And those endeared to us by ties of kinship and love, they live also, freed from all sorrow, care and pain—far safer than they ever were on earth, they live! Oh! Blessed truth! It is no message of the preacher's own devising, it is the gentle greeting of the heavenly visitor who meets us at the open tomb and, tenderly rebuking our lack of faith, asks, “Why seek ye the living among the dead?”
II.—Then, with reference to ourselves, how often do we seek life for ourselves amid the dead philosophies and speculations of men. How many there are on this Asiatic coast who, like the unwary bird, are caught in the snare of some materialistic or agnostic philosophy—something that has just enough brazen assurance, cool intellectual conceit and mystifying terminology in its sheep's clothing to conceal the wolf that is within. Hollow spectres are they from the groves and academies of the ancient world, dragged out after their centuries of sleep like mummies from their tombs; galvanized with wit, satire, and often cheap profanity, wrapped in the flimsy garments of a quasi-scientific phraseology which the popular eye and ear mistakes for brains, but which the Christian student knows to be indicative of superficiality, these forlorn and pitiable objects are the substitutes which a boasted nineteenth century infidelity offers for faith in the living God! On what, this Easter Day, I ask you, are many of our friends and countrymen feeding their immortal souls? Not on the life-giving words of the Son of God but on the empty husks of some John Stuart Mill or the still more popular chaff of Herbert Spencer and his school. But, Beloved, be not deceived. God is not mocked! “He sitteth between the cherubim, be the earth never so unquiet; He still is king, be the people never so impatient.” “Whatsoever a [3/4] man soweth, that—and that only—shall be reap! He that soweth to the flesh shall of the flesh reap corruption, he that soweth to the Spirit shall of the Spirit reap life everlasting.'''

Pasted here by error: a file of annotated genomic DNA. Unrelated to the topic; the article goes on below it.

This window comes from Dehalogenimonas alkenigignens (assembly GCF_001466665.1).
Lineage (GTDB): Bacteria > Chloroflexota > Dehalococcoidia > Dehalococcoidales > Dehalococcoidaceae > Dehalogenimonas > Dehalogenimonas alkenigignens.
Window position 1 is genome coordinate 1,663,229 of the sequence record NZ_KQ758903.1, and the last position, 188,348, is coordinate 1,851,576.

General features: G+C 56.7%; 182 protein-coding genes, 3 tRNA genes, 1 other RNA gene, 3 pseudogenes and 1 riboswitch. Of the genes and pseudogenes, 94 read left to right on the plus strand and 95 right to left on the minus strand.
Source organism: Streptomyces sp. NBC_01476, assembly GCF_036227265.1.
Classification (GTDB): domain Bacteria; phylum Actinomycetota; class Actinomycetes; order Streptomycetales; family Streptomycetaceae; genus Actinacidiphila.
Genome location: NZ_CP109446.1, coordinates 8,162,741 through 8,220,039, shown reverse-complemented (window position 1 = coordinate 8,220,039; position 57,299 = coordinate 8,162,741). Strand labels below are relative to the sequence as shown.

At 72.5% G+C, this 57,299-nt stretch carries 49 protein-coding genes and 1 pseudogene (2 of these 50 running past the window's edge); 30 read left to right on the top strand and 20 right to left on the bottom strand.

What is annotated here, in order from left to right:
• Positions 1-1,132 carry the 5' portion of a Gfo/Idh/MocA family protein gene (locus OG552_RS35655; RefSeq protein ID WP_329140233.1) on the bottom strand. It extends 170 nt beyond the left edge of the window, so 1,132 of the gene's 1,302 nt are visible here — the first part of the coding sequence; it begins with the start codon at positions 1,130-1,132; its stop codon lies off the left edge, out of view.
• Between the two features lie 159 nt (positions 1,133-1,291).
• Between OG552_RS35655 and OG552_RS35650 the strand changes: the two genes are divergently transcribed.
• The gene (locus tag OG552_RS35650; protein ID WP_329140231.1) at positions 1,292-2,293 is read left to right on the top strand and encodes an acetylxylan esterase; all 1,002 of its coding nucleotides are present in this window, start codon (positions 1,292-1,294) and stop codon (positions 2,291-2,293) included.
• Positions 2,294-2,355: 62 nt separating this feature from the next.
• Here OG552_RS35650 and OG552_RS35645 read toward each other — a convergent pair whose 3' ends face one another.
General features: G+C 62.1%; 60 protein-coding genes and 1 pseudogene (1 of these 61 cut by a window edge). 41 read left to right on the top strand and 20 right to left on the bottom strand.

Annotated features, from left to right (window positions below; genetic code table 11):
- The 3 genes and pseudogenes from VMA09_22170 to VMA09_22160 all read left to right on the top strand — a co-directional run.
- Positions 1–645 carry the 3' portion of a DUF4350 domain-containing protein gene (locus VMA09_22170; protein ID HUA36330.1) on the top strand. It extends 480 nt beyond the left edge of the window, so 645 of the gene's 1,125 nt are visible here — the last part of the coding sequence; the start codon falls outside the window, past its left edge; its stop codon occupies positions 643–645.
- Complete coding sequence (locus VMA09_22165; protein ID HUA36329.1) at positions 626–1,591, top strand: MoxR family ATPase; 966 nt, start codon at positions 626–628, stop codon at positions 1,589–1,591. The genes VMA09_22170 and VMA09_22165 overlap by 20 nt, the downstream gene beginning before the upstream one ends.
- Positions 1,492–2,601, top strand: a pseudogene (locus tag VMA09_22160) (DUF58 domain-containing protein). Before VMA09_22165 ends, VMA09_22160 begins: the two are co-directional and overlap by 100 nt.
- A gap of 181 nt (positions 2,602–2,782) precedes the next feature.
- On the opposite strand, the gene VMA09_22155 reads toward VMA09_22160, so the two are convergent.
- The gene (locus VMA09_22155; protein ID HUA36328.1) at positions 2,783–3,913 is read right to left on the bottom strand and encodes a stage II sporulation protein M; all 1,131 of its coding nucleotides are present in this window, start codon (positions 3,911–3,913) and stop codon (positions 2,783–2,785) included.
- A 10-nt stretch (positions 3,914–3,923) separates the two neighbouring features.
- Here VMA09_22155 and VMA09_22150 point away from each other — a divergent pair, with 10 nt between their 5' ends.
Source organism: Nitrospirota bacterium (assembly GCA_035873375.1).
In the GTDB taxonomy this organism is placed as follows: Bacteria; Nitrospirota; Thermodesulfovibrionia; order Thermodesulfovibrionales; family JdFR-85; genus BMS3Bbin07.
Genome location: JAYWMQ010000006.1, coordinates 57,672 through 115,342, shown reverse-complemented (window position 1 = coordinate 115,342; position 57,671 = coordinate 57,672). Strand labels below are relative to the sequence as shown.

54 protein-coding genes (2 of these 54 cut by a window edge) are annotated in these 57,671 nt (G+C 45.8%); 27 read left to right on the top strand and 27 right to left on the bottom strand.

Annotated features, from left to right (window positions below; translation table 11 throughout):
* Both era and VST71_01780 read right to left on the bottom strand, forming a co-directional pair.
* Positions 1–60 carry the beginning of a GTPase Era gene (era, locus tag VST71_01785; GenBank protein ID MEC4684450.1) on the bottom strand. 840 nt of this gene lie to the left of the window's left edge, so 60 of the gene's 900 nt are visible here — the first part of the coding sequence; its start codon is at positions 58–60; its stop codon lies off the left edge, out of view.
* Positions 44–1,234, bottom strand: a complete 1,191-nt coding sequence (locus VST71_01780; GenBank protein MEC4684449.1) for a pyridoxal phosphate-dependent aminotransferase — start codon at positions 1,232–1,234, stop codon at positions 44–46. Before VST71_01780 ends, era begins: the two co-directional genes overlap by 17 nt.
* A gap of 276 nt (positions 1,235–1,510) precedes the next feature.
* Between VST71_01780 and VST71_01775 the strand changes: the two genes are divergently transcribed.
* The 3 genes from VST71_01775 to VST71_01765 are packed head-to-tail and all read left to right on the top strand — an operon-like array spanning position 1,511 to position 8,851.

But there are others, and they form a very large class, who cannot strictly be said to sow these things and yet who reap their effects and are led away by them from the truth. I speak whereof you well know when I mention that large company of young men in these Eastern sea-ports, born in Christian homes in England or America, baptized in infancy and made children of God, members of Christ and inheritors of the kingdom of heaven, sent out with a father's exhortation and a mother's prayers, who in times past and even to-day have been led aside step by step from Christ and His Church until they find themselves trying the old, time-worn fallacy of seeking the living among the dead. Yes [ It is an old, old experiment, this search for LIFE. “What is it? Where is it? Tell me! O Ancient Alchemist, bending at midnight over your alembic containing the precious elixir of immortality. But he answers not, for he is dead! Cold and stiff he lies there on the pavement by the side of his retorts and crucibles. Answer me! Ye zealous pilgrims to the Land of Flowers, seeking the fountain of youth and the water of life! The answer is written in their ashes, mingled long since with sand upon the shore of the hoarse resounding sea. Answer me! Ye Huxleys and Pasteurs of to-day. I am not Bpeaking of your purely scientific achievements and the benefits which you have conferred upon mankind, but of the deeper problems which you propose to solve. What do you offer us? Your ingenious answers, as the Duke of Argyll has so keenly shown, prove, when exposed to the sun-light, to be, alas, but “learned formulae for concealing ignorance.” No! From that adamantine wall beyond which they have not trespassed one solitary line, there echoes back in mockery the hollow answer, “Whence it comes we have not [4/5] found!—What it is we do not know.” Why is this? Listen to the angel's message. It is because you are seeking the living among the dead. To the soul hungering and thirsting for life you give nought but the sepulchre of death. But just where you leave that soul the church of Christ takes it up and says, “We know what life is and where it is. In Him is life and the life is the light of men. He is the way, the Truth, the Life. From His riven side the water of life flows freely, and the Spirit and the Bride say, ‘Come,' take and drink, freely, without money and without price—Come, receive your strength and your life from the source of life Himself.”